Republicans flex muscle, Obama promises "corrections'

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Flexing their new-found political muscle, US Republicans have promised a string of investigations into Barack Obama's administration as the president vowed to make some "corrections."

By seizing the House of Representatives in last Tuesday's mid-term elections, Republicans gained the chairmanship of powerful House committees that can seek to embarrass the president by calling top aides to testify in public.

"I'm going to go after a lot of things and I'm going to do a lot of investigating," Representative Darrell Issa, who is set to take control of the House Committee on Oversight and Government Reform, told "Fox News Sunday."

Former presidents Bill Clinton and George W. Bush faced epic showdowns with the House committees after crushing mid-term defeats in 1994 and 2006 respectively.

Issa said it was possible he would probe allegations that the White House offered to give Democratic Representative Joe Sestak an administration post if he stayed out of a Senate primary race.

Sestak won the primary against senator Arlen Specter, the White House's preferred candidate, and ended up narrowly losing to Republican nominee Pat Toomey.

Other targets of the committee probes could be Obama's health care reforms, the Justice Department's failure to probe alleged voter intimidation by the New Black Panther Party, and the handling of the BP oil spill.

The White House has yet to say how it plans to respond, but Obama, on a 10-day trip through Asia, offered his most candid appraisal yet of the crushing poll losses.

"People are frustrated," the president told a meeting with Indian students in Mumbai. "It requires me to make some mid-course corrections and adjustments."

As Obama played defense, leading Republicans took to the Sunday morning talk shows to attack the president over big spending, plans to increase taxes for the rich, and health care reforms they portray as a government takeover.

"The American people simply did not like what the president and this Congress were doing substantively," Mitch McConnell, the leading Republican in the Senate, told CBS's "Face the Nation."

"They didn't like the spending. They didn't like the debt. They didn't like the health care bill. And they wanted to have a mid-course correction. And that's what they voted for."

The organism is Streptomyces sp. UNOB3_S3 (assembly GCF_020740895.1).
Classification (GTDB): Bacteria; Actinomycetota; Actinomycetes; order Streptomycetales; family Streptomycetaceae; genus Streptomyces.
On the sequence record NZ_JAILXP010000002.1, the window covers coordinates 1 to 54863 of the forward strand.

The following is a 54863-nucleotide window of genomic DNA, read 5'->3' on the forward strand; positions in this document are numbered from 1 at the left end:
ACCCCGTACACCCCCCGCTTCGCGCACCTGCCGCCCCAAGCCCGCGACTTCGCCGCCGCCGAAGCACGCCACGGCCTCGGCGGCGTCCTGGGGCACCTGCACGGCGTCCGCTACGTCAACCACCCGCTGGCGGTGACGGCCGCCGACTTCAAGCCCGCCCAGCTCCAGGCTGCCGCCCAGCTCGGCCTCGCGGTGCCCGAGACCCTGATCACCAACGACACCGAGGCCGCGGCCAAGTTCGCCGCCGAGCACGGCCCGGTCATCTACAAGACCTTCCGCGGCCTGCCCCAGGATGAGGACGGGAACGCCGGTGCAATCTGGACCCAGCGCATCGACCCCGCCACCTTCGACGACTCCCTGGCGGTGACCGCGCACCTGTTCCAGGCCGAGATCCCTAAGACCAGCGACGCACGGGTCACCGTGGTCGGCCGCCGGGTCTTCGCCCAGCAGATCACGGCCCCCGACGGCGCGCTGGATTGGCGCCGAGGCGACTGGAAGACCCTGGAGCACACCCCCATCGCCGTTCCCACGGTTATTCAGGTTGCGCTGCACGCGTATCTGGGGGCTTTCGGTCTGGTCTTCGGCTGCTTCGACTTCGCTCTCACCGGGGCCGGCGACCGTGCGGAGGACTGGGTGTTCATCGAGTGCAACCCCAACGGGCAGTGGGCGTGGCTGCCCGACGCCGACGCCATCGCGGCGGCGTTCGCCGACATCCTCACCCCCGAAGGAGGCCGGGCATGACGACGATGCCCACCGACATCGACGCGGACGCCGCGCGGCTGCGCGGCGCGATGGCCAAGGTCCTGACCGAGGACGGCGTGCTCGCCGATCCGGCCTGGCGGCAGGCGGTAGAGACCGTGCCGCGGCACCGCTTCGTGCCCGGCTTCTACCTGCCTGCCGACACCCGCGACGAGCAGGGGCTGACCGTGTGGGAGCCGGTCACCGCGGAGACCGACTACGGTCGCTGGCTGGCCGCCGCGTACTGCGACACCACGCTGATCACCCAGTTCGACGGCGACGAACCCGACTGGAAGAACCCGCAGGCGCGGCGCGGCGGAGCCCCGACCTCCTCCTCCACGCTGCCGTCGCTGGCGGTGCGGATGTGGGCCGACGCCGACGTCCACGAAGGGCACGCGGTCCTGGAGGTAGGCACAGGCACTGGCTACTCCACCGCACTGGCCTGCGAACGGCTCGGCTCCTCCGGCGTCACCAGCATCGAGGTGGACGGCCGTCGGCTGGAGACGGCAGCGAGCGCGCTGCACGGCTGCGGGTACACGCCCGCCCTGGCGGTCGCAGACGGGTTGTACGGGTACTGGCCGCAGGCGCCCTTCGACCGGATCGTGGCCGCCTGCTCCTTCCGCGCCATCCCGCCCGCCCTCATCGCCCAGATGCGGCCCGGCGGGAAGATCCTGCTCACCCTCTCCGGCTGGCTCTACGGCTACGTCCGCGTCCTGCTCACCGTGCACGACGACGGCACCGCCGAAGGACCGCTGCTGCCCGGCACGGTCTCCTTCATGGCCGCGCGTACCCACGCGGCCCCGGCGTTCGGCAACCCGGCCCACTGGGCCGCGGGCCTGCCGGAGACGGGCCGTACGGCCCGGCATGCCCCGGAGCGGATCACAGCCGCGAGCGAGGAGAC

But in an interview taped with CBS's "60 Minutes" before he left for Asia and shown on Sunday night, Obama framed the electoral loss as a reflection of the stubbornly high unemployment and the moribund economy.

"I think first and foremost it was a referendum on the economy," Obama said. "And the party in power was held responsible for an economy that is still underperforming."

Republicans have vowed to try to repeal Obama's signature health care reforms, but this is unlikely as the president has the power to veto such a bid.

Rand Paul, who rode a wave of support from the ultra-conservative Tea Party movement to become a Republican senator in Kentucky, suggested they would pursue the matter in the courts.

"A federal judge in both Florida and Virginia have said, yes, we're going to go forward with this," Paul told ABC's "This Week" program. "So I think you will see that going forward and we will challenge it in the courts."

Republicans also scent blood over Bush-era tax cuts, which are set to expire on December 31.

After refusing steadfastly before the mid-terms to extend cuts for the richest Americans, warning that doing so would add US$700 billion over 10 years to the swollen US deficit, Obama has since indicated he may compromise and offer a temporary extension.

But House Republican leaders signaled they were not in the mood for compromising.

"I really want to see that we can come together and agree upon the notion that Washington doesn't need more revenues right now," Representative Eric Cantor of Virginia, the second-ranking House Republican, said on "Fox News Sunday."

"And to sit here and say we're just going to go about halfway, or we're going to send a signal that it's going to be uncertain for job creators and investors to put capital to work, that's exactly what we don't need right now."

Obama has proposed permanently extending tax cuts for American households making less than $250,000 a year, but he has argued that the country cannot afford to extend those cuts for the wealthiest Americans.

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